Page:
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Triangle: Pink Curing Salt?

meatn3 Dec 11, 2008 05:28 PM

I thought I had some...and would rather not do mail order. Is there a local source?

I am referring to the type used for curing meats, not to the pink colored finishing salts used in cooking or at the table. This is the type I am looking for:

http://www.sausagemaker.com/index.asp...

I appreciate your leads!

  1. b
    brokegradstudent Dec 11, 2008 06:22 PM

    My first guess would be a butcher (Cliff's in Carrboro) or someone doing their own smoking/curing (BBQ Joint, Piedmont, Nahunta Pork Outlet). After those, I'd start calling around to deer processing places and meat packers.

    5 Replies
    1. re: brokegradstudent
      s
      sweetmung Dec 11, 2008 07:16 PM

      I had this same question last year, and tried multiple places around Durham and Chapel Hill (Southern Season, deer processors, etc) with no luck. I ended up ordering a bunch of it from Butcher & Packer in Detroit.
      If you live anywhere near Durham, I'd be happy to give you pink salt. My wife got tired of seeing logs of pancetta hanging from the ceiling fan in our guest room, so I probably won't have a need for it again anytime soon.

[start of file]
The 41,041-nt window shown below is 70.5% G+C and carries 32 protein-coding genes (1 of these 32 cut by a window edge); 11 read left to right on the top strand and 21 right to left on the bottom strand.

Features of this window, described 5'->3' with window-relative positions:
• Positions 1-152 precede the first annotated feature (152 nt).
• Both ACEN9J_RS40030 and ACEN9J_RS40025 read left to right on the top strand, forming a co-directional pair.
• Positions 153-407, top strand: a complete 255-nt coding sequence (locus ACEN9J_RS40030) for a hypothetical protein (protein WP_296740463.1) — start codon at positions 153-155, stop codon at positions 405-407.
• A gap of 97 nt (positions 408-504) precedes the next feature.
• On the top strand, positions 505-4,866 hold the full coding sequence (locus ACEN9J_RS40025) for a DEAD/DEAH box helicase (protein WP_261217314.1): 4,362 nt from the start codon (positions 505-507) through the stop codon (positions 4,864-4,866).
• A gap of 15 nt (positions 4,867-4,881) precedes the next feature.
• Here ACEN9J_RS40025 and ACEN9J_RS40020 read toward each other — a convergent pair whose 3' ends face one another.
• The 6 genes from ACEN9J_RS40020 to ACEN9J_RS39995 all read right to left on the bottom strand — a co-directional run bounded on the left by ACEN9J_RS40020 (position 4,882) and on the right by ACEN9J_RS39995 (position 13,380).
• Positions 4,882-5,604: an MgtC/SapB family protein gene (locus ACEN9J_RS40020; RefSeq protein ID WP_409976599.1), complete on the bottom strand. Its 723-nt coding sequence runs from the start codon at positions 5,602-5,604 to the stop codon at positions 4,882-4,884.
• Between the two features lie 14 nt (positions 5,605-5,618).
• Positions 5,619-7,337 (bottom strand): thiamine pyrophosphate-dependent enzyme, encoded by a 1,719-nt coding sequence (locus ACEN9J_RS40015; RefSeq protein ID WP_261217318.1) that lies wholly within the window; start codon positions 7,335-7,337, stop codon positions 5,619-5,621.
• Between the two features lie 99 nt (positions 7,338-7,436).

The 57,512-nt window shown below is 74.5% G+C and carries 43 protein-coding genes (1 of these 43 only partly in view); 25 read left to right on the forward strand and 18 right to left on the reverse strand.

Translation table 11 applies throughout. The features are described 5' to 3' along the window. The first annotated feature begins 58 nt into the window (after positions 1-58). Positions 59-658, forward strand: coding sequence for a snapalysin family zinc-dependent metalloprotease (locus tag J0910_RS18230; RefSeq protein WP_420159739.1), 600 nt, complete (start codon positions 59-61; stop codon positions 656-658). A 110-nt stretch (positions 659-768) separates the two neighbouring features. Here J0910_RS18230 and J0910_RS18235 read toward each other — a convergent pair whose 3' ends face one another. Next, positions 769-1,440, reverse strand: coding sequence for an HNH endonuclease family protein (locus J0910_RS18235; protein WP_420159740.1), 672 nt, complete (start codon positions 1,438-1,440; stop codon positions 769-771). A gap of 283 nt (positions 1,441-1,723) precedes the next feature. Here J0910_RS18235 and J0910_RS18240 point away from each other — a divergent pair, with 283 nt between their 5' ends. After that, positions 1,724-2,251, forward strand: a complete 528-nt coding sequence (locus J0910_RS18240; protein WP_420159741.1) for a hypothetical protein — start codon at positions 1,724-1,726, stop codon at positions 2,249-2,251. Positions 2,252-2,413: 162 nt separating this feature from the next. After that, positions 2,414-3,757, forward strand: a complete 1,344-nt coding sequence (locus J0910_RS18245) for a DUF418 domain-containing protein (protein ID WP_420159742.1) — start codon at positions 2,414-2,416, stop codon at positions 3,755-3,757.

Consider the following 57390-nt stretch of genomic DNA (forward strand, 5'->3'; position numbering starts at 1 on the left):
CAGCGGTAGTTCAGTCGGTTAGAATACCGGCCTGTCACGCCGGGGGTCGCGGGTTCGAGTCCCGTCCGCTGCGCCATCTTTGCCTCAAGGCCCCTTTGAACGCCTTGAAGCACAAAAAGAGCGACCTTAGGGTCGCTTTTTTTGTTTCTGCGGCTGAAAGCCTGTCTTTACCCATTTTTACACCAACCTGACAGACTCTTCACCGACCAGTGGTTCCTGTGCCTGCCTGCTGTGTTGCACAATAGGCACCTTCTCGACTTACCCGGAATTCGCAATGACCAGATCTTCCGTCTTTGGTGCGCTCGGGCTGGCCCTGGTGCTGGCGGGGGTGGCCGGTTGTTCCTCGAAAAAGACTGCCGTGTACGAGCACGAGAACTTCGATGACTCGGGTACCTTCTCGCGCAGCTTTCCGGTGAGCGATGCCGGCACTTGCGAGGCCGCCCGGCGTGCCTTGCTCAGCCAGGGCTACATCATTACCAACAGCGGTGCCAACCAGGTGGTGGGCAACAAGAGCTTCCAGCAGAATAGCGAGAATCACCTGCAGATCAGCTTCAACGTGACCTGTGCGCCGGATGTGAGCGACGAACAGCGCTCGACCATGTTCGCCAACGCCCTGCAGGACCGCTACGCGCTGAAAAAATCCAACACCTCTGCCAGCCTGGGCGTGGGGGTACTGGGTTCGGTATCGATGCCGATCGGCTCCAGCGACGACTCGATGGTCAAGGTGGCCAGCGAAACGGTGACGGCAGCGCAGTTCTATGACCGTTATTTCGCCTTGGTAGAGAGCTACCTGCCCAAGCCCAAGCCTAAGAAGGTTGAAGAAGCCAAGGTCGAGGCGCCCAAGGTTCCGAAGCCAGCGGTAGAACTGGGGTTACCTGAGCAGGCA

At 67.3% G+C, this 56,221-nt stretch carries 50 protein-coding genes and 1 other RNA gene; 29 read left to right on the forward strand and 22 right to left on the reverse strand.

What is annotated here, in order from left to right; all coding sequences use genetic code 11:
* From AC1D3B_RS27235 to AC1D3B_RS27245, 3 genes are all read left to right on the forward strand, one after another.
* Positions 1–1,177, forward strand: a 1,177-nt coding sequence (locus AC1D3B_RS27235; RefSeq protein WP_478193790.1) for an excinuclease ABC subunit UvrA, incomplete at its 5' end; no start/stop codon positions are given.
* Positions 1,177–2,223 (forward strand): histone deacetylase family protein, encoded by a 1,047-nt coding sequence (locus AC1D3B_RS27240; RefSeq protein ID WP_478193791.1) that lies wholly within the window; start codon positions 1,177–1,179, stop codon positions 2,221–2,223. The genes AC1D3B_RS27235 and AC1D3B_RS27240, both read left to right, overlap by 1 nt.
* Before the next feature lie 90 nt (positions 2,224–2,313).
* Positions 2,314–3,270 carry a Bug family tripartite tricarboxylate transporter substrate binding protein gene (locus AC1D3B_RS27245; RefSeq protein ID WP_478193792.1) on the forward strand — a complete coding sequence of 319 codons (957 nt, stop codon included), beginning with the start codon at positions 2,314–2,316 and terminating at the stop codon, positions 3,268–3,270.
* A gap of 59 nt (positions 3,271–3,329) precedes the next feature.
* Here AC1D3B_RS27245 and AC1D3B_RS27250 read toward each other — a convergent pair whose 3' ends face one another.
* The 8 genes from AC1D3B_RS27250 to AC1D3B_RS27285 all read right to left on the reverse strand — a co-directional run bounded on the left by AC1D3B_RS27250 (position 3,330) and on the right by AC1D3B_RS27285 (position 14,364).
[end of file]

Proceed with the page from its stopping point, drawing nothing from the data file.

1. re: sweetmung
        c
        chazzer Dec 12, 2008 04:53 AM

        I think my wife would be OK with that.

        1. re: chazzer
          s
          sweetmung Dec 12, 2008 10:47 AM

          well, my wife has been pretty tolerant of me filling our neighborhood with hickory smoke in the summer, so I can't complain too much about her aversion to hanging logs of pancetta.

        2. re: sweetmung
          meatn3 Dec 12, 2008 07:12 AM

          sweetmug,

          I would love to explore the idea of your offer - please e-mail, see my profile!

          How did your pancetta turn out?

          1. re: meatn3
            s
            sweetmung Dec 12, 2008 10:54 AM

            sent you an email. BTW, the pancetta was awesome. It's a good place to start when learning to cure meats because 1) pork bellies are fairly cheap and available from the mexican or asian markets, 2) you don't have to have special equipment or supplies (grinder, casings) to make it, and 3) you can eat it in 3 weeks total. Plus, there is a great pancetta recipe on this website. Just make sure you really rinse off the salt and spices before hanging it to dry. The first time I made it, I didn't rinse it very well, and ended up with a VERY salty log of pancetta.

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